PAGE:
The problem is that the vast majority of folks will never make six figures, or even have a combined salary of six figures. Because of that, it is almost impossible for them to see the lessons provided here as applying to them (even though a lot of people could benefit from the frugality and savings lessons). Because a lot of FIRE folks are like Andy and his family, it seems like that is what the FIRE story is all about – take your massive income, be frugal, and get independent in your early years.

It seems to me that a lot of the blog posts I read in the community are similar to this, and I’m starting to suffer from “FIRE blog exhaustion.” A lot of the same stories, told by similar people. I long to read more blog postings of folks in the lower middle-class, working and suffering as they slowly move towards FI. I think a lot more people would commiserate with the community if they could read stories like that. It would provide them with lessons they could see themselves learning from.

I know I’m not one to talk. As an engineer in his 50s, I’m earning a very good salary, and since my mid-30s, we have had more than enough that we didn’t have to struggle and could put away money in greater amounts every year. Still, I’ll be on the lookout in the months ahead, and hope to update my blog roll with some of this.

Read more

Mr. 39 Months

Asset Allocation – an old word that was in heavy use until the boom

Back when I was a young investor in the late 80s and early 90s, one of the big topics of discussion was “asset allocation.” As most of you know, this was how you broke down your investments in a variety of buckets (stocks, bonds, precious metals, real estate, etc.) in order to gain the benefits of each and to offset some of the drawbacks.

When you were investing back then, this was a primary part of the discussion, and even folks starting out in their 20s were encouraged to invest in a significant percentage of bonds. Of course, that was when bonds were paying close to double-digits in dividends/interest!

Something odd happened in the late 90s with the boom – everyone stopped talking about asset allocation, and just started pursuing a 100% growth stock strategy. Due to that, and many other causes, a bubble was formed as everyone bid it up, and then it finally popped in 2000. Many of the growth/IT companies lost 80%-90% of their value, or when out of business completely.

Then 2006-2008, the real estate market was the place to be, and folks ended up going “all in” for houses, condominiums, apartments, and REITS. The prices were bid up again, and then – pfft! Another great crash, this one close to 50% of the stock value being killed – and many folks underwater on their mortgages for a decade.

Now we have hit another “crash” where people using Index funds and Vanguards “buy the whole market” index have priced the market up (over 24 P/E ratio on the S&P 500 before the crash vs. a historical average around 15). While the market is showing signs of recovery (just look at yesterday’s jump), it still is down significantly and will take some time to work its way back, especially if the economy sputters coming out of the Chinese Flu.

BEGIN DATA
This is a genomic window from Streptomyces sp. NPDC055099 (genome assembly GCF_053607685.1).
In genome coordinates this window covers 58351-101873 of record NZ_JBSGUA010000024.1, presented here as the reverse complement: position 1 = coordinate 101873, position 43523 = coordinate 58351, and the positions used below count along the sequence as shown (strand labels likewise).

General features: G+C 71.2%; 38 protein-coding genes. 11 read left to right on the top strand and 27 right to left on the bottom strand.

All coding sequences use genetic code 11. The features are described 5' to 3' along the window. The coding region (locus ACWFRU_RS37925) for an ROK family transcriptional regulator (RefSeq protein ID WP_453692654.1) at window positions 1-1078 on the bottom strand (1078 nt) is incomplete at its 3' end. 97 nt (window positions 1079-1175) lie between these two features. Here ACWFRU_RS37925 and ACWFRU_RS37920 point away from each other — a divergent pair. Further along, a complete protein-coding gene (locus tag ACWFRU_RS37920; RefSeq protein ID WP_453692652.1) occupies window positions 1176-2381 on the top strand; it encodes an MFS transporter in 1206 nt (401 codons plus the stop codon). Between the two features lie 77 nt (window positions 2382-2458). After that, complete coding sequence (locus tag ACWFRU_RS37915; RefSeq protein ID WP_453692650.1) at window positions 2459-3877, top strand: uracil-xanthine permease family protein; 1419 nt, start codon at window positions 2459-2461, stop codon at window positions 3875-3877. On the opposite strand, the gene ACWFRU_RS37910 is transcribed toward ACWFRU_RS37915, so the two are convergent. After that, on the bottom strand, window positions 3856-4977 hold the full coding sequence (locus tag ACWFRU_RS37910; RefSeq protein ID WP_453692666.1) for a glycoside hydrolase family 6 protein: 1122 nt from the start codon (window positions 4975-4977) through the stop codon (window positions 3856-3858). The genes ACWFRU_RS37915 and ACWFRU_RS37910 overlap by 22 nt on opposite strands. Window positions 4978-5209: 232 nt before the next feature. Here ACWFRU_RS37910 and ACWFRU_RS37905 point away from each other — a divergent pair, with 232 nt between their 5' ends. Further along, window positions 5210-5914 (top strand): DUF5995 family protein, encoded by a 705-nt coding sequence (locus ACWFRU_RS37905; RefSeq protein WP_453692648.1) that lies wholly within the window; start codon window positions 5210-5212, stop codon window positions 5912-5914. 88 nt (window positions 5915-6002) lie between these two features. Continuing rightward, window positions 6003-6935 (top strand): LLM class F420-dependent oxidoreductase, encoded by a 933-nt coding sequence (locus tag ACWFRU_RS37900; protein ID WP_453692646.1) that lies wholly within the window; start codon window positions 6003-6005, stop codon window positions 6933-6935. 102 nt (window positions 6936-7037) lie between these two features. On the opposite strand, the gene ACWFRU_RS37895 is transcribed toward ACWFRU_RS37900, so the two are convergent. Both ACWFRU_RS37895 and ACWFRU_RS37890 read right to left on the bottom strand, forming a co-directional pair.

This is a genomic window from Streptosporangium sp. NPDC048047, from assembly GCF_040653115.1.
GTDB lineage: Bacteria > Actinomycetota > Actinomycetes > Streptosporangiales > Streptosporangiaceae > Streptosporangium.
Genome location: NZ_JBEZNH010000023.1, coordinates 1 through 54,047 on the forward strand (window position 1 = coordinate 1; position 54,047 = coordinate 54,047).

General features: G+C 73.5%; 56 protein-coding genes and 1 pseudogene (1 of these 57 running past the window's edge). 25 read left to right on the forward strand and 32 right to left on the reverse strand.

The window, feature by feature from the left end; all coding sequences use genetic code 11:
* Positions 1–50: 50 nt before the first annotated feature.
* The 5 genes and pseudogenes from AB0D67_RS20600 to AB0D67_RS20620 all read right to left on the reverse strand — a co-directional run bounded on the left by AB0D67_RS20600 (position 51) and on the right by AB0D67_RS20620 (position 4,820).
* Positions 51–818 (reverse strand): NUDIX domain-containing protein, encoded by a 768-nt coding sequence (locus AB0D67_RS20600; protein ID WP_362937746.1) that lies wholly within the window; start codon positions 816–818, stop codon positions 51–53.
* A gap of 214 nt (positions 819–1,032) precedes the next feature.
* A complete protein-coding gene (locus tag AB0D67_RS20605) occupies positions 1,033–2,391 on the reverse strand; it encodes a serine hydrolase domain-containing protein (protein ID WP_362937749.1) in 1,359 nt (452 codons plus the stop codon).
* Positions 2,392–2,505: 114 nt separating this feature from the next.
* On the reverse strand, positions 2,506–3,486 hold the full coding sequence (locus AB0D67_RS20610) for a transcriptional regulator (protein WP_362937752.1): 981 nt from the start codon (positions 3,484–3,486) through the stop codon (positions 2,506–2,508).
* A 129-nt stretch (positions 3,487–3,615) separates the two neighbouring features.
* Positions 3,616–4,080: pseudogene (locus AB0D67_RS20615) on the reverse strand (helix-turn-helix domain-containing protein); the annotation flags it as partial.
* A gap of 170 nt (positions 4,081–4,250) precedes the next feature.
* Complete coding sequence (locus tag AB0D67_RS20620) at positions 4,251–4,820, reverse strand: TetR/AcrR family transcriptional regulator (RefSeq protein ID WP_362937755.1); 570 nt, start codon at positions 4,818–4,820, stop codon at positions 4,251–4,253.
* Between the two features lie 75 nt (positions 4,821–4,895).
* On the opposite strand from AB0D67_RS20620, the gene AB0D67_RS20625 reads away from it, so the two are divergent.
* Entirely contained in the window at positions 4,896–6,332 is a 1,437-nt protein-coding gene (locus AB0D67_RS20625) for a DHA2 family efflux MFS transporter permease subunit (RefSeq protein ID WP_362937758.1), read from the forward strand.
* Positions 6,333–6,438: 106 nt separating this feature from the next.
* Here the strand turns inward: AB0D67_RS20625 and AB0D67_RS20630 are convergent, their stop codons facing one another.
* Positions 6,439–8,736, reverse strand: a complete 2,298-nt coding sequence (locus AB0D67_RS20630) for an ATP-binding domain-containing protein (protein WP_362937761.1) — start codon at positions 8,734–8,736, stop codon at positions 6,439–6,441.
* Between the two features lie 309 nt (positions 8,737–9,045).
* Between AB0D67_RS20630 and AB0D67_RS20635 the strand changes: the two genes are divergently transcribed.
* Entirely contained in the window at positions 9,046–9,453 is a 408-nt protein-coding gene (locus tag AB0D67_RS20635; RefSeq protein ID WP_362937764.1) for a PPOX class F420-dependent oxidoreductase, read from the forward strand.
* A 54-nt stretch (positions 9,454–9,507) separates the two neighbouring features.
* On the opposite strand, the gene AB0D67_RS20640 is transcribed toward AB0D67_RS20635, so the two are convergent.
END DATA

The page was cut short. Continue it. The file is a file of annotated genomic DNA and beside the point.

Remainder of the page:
I was looking through my investments and allocations, and realized that, if I had been 100% in the S&P500, I would have dropped over $350K during 2020, but since I am at a 70/30 split with our investments, I only ended up down $250K as of the March 23. My allocation helped “ease out the rough parts.”

I wonder if everyone’s pursuit of the “fast buck” or the quick gain ( stocks, real estate, etc.) is one of the major causes of these bubbles. Instead of following the “get rich slowly” kind of attitude, everyone seems to want to chase the brass ring. Yet as we have learned in the FIRE community, just reaching FI does not make you happy – and you need to plan what you are going to do once you reach FI, or you will end up nuts (or going back to work).

It would be nice if that word got out to more people in our society – do not rush it, but enjoy the ride as you go. Plan, but do not try to short-circuit the process. Maybe then, we would have growth without as many mad crashes.

Mr. 39 Months

So how have your FIRE calculations been affected by the recent “Unpleasantness?”

As I write this, the American S&P500 Stock index is down 31.8% from its high on Feb 14, 2020. Trillions of dollars have been wiped out in the span of five weeks, primarily due to the uncertainty of the Chinese Corona Virus. Many folks, myself included, expected some sort of a market correction this year (the P/E ratio of 24+ vs. a historical average of 15 almost guaranteed it). Still, this as been a staggering loss for many, including myself.

My paper losses have been something around $250,000 from the beginning of the year (it would have been $350K if my allocation was 100% stocks). My plans to achieve FI on July 1st of this year are pretty much trashed (even without the recalculation that our financial advisor forced upon me). So how is my morale?